What is Precision Machining?
Precision machining is a very broad term used to encompass a huge range of technology and methods used in the fabrication and refining of metal pieces. Any machining process that calls for particularly minute cutting or milling tolerances (between 0.013 mm and 0.0005 mm) or finished surfaces finer than 32T are forms of precision machining. Basically it consists of shaping and refining metal work pieces to form a detailed finished product.
Precision machining relies on power tools and machinery to perform the majority of the machining tasks. Precision machining requires knowledge and experience in order to produce high quality finished pieces. Virtually every metal object produced requires some type of machining during its formation.
Similar to CNC machining, precision machining is used for many types of metal fabrication. Factors including damping, accuracy and stiffness can all have an impact on the preciseness of the machining tools. Motion control and an ability to respond with fast feed rates are important considerations in precision machining processes.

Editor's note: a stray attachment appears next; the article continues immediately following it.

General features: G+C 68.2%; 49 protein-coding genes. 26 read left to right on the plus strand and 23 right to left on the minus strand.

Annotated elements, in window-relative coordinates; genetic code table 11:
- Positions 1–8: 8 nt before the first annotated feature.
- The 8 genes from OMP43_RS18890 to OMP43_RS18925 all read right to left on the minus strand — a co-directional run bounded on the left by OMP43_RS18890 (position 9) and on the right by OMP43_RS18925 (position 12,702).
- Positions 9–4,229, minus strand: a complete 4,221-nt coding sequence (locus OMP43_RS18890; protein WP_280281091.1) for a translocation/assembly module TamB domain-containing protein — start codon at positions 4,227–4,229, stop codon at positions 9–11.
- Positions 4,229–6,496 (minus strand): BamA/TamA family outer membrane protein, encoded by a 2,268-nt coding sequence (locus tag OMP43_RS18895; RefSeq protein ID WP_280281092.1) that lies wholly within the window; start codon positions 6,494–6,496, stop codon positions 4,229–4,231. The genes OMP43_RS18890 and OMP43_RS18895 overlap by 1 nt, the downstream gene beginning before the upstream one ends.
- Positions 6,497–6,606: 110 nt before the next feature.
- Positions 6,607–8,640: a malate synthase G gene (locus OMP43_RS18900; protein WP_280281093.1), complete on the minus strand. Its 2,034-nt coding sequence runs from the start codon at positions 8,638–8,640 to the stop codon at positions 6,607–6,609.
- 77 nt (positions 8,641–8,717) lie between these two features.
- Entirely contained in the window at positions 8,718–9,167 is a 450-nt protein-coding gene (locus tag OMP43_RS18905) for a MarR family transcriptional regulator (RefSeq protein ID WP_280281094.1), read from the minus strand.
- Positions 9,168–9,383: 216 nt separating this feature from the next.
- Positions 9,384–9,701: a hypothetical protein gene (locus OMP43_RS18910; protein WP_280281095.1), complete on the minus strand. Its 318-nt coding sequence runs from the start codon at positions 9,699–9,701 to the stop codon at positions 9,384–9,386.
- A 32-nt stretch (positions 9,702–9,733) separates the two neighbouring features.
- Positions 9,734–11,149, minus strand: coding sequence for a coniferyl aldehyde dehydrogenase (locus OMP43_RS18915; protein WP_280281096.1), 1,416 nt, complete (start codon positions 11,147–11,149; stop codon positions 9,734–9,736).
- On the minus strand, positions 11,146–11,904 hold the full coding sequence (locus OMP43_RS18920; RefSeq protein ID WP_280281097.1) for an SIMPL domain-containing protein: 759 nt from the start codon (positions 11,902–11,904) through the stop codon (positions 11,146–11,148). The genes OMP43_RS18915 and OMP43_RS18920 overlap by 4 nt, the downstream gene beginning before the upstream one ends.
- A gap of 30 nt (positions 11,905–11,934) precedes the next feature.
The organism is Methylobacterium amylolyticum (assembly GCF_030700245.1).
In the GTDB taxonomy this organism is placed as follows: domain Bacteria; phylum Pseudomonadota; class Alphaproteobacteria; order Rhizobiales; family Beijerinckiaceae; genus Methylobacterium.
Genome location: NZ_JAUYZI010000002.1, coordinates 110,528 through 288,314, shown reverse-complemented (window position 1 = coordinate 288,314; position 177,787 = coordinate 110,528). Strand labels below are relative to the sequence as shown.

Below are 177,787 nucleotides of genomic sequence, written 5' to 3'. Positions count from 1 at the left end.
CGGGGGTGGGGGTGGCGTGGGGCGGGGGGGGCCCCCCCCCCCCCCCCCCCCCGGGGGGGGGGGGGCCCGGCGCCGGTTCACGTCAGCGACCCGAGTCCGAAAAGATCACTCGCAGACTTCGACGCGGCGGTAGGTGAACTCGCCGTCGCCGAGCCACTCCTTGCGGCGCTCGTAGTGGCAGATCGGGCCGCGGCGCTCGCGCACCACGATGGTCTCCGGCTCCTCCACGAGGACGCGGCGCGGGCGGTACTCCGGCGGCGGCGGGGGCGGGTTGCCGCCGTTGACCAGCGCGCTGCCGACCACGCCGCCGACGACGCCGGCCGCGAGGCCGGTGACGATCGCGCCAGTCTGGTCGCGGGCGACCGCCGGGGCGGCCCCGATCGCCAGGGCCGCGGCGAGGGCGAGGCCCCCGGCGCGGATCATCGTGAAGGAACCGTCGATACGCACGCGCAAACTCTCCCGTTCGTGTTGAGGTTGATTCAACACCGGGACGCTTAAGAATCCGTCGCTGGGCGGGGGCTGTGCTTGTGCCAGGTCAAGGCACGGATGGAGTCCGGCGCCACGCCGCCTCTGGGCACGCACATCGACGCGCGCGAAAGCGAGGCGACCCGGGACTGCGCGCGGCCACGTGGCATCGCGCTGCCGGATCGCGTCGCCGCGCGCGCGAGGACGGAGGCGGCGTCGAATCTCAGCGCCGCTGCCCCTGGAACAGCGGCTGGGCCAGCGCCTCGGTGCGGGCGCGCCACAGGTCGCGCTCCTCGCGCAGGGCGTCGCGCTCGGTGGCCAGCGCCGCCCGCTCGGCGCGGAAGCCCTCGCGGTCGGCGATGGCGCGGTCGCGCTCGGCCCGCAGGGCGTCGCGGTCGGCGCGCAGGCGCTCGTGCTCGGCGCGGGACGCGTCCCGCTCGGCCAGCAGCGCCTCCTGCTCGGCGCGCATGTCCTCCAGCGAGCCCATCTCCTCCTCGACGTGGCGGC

Different Precision Machining Tools
Because of the wide variety of tasks involved in machining; there is an equally wide variety of machining tools. These tools are used in combination with each other, or on their own, depending on the project. The main categories of precision machining tools are:
Turning tools: The most typical example of a turning tool would be the lathe. These types of tools turn the actual metal piece and allow for a cutting or grinding tool shapes the work piece.
Boring tools: Boring tools general are used in the finishing process. They are used to cut out holes and other detailed shapes from the metal.
Drilling tools: Drilling tools simply rely on sharp rotating devices to cut round holes in the metal.
Cutting tools: Cutting tools are used to cut the metal into different dimensions. Any type of metal can be cut using saws or metal shearing machines.
Milling tools: A milling tool uses rotating cutting surfaces with multiple blades to mill non-circular holes and designs in the metal piece.
Grinding tools: These tools use a rotating wheel to grind down, sand or finish a metal piece. They are usually used more during the finishing process although they can be used in more heavy duty applications as well.
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